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The Learning Conference 2003

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Presentation Details


The Global Challenge: Educating Americans for Global Citizenship

Jason A. Scorza.

Americans are commonly thought to be long on power but short on the knowledge, skills, and attitudes needed to be good global citizens. Taking this assumption as his starting point, the author examines one unique effort to educate young Americans for global citizenship, employing the classic literature on cosmopolitanism (including Kant and Mazzini) as well as his own outcomes-based rubric. This rubric takes into account global knowledge (e.g., geography, world politics, cultural literacy), skills (including critical thinking and communication skills), and attitudes (including openness and curiosity).

Specifically, the paper will critique the pedagogical strengths and weaknesses of 'The Global Challenge', a mandatory three-credit hour freshman course on global issues and global citizenship offered at Fairleigh Dickinson University, in the United States, and through affiliates including the United States National Guard education Bureau. The Global Challenge is an interdisciplinary course which attempts to teach students how to think about complex global issues, including the global environment, ethnic conflict, the HIV/AIDS crisis, and a variety of population issues. Members of a growing global network of faculty fellows, which includes representatives from dozens of African, European, South American, Asian, and Caribbean countries, joins students in on-line discussions and enhances their global experience.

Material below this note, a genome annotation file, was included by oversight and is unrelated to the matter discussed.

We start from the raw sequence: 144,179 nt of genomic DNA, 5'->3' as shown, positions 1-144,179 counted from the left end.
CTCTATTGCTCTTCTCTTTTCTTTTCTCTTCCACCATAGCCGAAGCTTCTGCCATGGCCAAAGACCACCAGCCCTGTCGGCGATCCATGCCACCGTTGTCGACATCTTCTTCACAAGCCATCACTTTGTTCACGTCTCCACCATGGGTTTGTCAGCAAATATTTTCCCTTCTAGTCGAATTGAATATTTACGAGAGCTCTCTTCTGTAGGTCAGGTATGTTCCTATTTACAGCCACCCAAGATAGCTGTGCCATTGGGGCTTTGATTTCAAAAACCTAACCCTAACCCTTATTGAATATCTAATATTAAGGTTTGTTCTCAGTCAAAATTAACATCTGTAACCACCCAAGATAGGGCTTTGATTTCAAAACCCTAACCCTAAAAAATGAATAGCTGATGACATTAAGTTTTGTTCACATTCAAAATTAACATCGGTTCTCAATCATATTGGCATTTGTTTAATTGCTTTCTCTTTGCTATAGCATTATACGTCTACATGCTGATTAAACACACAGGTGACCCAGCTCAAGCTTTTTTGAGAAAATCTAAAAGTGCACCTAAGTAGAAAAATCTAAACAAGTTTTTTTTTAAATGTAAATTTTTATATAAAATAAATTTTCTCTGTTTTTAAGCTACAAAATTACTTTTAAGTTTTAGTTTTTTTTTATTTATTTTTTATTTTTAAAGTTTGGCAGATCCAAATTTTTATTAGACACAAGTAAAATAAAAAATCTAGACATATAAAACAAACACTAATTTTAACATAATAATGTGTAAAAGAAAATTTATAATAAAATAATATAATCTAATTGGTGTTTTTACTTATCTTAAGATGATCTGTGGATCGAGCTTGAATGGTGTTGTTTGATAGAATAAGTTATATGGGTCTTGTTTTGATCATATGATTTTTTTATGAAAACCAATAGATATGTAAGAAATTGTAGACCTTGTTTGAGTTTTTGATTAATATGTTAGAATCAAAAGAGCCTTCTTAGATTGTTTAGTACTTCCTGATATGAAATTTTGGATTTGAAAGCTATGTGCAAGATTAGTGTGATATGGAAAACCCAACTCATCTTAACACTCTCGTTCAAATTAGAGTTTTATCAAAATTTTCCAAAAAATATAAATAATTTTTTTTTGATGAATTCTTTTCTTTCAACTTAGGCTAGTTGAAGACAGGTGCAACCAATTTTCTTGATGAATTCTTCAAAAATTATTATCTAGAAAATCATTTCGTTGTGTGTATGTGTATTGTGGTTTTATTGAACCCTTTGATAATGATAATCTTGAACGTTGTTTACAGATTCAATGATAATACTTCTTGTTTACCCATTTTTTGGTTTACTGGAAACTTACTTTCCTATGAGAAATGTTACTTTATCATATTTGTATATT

Fairleigh Dickinson is in many respects a typical American University. However, since its founding in 1942 Fairleigh Dickinson has embraced a global mission and, since 1945, has maintained close ties to the United Nations. Indeed, Fairleigh Dickinson University has become one of just three universities in the United States to earn accreditation as a nongovernmental organization (NGO) associated with the Department of Public Information of the United Nations. The Global Challenge is just one component of the university’s global education program, which emphasizes distance learning as a means to promoting global citizenship.

In the interest of full disclosure, the author should admit to being one of the architects of this program. While this clearly colors his view, it also gives him unique insights into the particular challenges of educating young Americans for meaningful global citizenship.


Jason A. Scorza  (United States)
Assistant Professor
Program in Philosophy and Humanities, University College
Fairleigh Dickinson University

Jason A. Scorza is an assistant professor of philosophy and political science at Fairleigh Dickinson University, in Teaneck, NJ. He received his Ph.D. in political science from Princeton University in 1997. He is the author of papers and articles on civic virtue, civic education, civil rights, and literature and politics. He is a major contributor to Fairleigh Dickinson’s global education and distance learning programs, and is the co-creator of two of FDU’s most innovative on-line courses: The Global Challenge (CORE A) and The Life of the Mind (PHIL 1000).

  • Citizenship
  • Global citizenship
  • Cosmopolitanism
  • Critical thinking
  • Global education
  • Distance learning
  • On-line education
  • Political theory

(30 min Conference Paper, English)